|Dec-16-11|| ||drnooo: before he used the bishop to g eight, would not rook takes bishop also work pretty well, king takes pawn etc: its a much longer endgame, but simple enough that all those pawns would be absolutely annihilating, nightmarish enough that black would soon also just flip the king over.|
|Dec-16-11|| ||Gypsy: <Jimfromprovidence: ....
If black tries 49...Rd7, that's a gross error. That's where the beauty of 49 Bb3 comes in. After 49...Rd7, then 50 Rxe8+!>
Right you are. Of course. And the worst part is, I saw this branch clear and clean, but messed it up now just one short day later. Embarrassing.
|Dec-16-11|| ||Jason Frost: <newzild: Like <Jimfromprovidence>, I liked an entirely different line:
1. b5 axb5
If 1...Bxb5 then the K-side pawns fall.
2. a6 bxa6
Now the threat is Ra8+ followed by Ra7+, winning the rook.
Not 3...Rd7 4. Be6
4. Ra8+ Kd7
Followed by 6. Rxe8, winning the bishop.
Apparently, there are several winning lines.>
Looked at the exact same line after realizing 48. Rxb7 didn't work. Glad to see I did not go completely off the wall.
|Dec-17-11|| ||CHESSTTCAMPS: I am familiar with another Fischer-Bolbochan game, but not this one. Material is even in this endgame, but white has three marked advantages: the good bishop, piece mobility, and king position. Yet it is difficult to see how white breaks through - the Be8 stoically defends the g-pawn and the Rh7 prevents the white king from penetrating any further. 48.Re6 Kd8 does not displace the defending bishop. But the vulnerability of both black defenders to a skewer does suggest a breakthrough.|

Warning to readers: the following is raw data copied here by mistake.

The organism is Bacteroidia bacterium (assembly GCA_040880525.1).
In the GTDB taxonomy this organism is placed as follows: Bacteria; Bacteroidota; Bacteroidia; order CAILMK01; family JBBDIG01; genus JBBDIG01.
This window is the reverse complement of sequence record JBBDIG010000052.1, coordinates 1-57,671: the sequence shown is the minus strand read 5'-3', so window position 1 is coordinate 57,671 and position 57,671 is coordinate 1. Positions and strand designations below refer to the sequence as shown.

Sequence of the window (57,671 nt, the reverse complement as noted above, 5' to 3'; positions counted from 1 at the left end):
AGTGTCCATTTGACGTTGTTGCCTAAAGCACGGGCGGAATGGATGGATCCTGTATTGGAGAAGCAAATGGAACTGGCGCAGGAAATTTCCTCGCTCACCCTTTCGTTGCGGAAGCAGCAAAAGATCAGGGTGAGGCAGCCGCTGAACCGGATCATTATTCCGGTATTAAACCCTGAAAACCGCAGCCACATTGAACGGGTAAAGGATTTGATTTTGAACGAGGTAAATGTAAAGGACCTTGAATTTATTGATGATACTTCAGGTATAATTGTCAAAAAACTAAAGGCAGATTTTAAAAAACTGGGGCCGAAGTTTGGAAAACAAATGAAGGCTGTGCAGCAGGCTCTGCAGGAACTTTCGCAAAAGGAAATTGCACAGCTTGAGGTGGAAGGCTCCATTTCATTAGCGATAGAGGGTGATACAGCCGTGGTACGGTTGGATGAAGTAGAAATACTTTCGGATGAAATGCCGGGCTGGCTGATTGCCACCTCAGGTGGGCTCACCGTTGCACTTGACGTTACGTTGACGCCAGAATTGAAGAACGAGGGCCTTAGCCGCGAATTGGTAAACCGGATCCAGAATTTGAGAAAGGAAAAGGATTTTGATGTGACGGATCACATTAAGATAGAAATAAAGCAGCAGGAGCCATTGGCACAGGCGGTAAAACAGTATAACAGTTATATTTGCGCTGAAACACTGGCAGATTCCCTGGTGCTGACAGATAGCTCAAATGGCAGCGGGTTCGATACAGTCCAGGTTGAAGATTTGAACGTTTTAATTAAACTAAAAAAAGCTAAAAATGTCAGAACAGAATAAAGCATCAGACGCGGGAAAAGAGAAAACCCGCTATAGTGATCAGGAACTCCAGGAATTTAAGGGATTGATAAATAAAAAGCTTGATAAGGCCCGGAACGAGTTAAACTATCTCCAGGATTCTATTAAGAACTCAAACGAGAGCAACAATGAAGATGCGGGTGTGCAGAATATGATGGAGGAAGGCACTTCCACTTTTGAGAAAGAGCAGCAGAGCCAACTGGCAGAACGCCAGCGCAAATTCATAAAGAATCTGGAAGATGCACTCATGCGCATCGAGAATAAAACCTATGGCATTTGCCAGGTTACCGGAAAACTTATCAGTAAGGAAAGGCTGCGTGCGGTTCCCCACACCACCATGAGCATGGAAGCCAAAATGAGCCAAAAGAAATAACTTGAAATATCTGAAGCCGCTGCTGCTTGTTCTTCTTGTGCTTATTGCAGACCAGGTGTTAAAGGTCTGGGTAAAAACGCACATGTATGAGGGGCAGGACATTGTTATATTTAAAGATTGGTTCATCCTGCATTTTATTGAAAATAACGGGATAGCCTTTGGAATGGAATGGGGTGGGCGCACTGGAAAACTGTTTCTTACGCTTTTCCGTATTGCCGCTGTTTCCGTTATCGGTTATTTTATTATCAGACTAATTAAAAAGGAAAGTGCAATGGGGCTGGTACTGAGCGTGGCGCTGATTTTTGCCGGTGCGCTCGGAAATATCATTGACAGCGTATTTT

Even in an endgame, eliminating the king's pawn shelter can yield benefits. In this case, the objective is to get white's rook to a8. Black faces a dismal choice:
A) 48... Bxb5 49.Kxg6 (perhaps a more accurate alternative is 49.Bf7 Be2 50.Kxg6 Rh8 51.Kxf5) Rh8 50.Bxb7+ Kc7 51.Bxa6 Rg1+ 52.Kxf5 Bd7+ 53.Ke5 Rxg3 54.f5 and the passed a-pawn and f-pawn should decide.
A.1) 49... Rd7 50.Be6 wins.
A.2) 49... Rc7 (or e7) 50.Kxh5 Rc3 (the most active option) 51.Bxb7+ Kc7 52.Bxa3 is similar to the main line.
B) 48... axb5 49.a6! ba 50.Rxa6 Rc7 51.Ra8+ Kd7 52.Be6+ Kd6 53.Rxe8 wins.
B.1) 49... Kb8 50.ab Rd7 (otherwise 51.Ra6 wins) 51.Ke6 Rd8 52.Ra6 Kc7 53.Ra8 Rb8 (forced) 54.Rxb8 Kxb8 55.Ke7! traps the bishop and wins.
B.2) 50... Rh8 51.Kg7 traps the rook.
B.3) 50... Bd7 51.Kxg6 Re7 52.Kxh5 is winning.
B.4) 50... other 51.Ra8+ followed by Ra7+ skewers the rook.
I think that's the gist of it. Time for review...
|Dec-17-11|| ||CHESSTTCAMPS: I guess I made it too complicated. Will review tomorrow against Crafty.|
|Dec-17-11|| ||CHESSTTCAMPS: Try playing the puzzle position against Crafty using the following link: |
As pointed out by <Newzild>, 48.b5 also wins, but Fischer's brilliant squeeze move (Bg8) still comes in handy in a different position.
|Apr-11-12|| ||Zugzwangovich: Fischer played one game each vs. the Bolbochan brothers Jacobo and Julio. This one was against Jacobo and the one from the 1962 Stockholm Interzonal was against Julio. Owners of the Hays collection may want to note that in that book the brothers' names in the two games are reversed.|
|Dec-04-13|| ||RookFile: I thought black played well, but this is the problem with playing a super GM - he needs so little to win the game anyway.|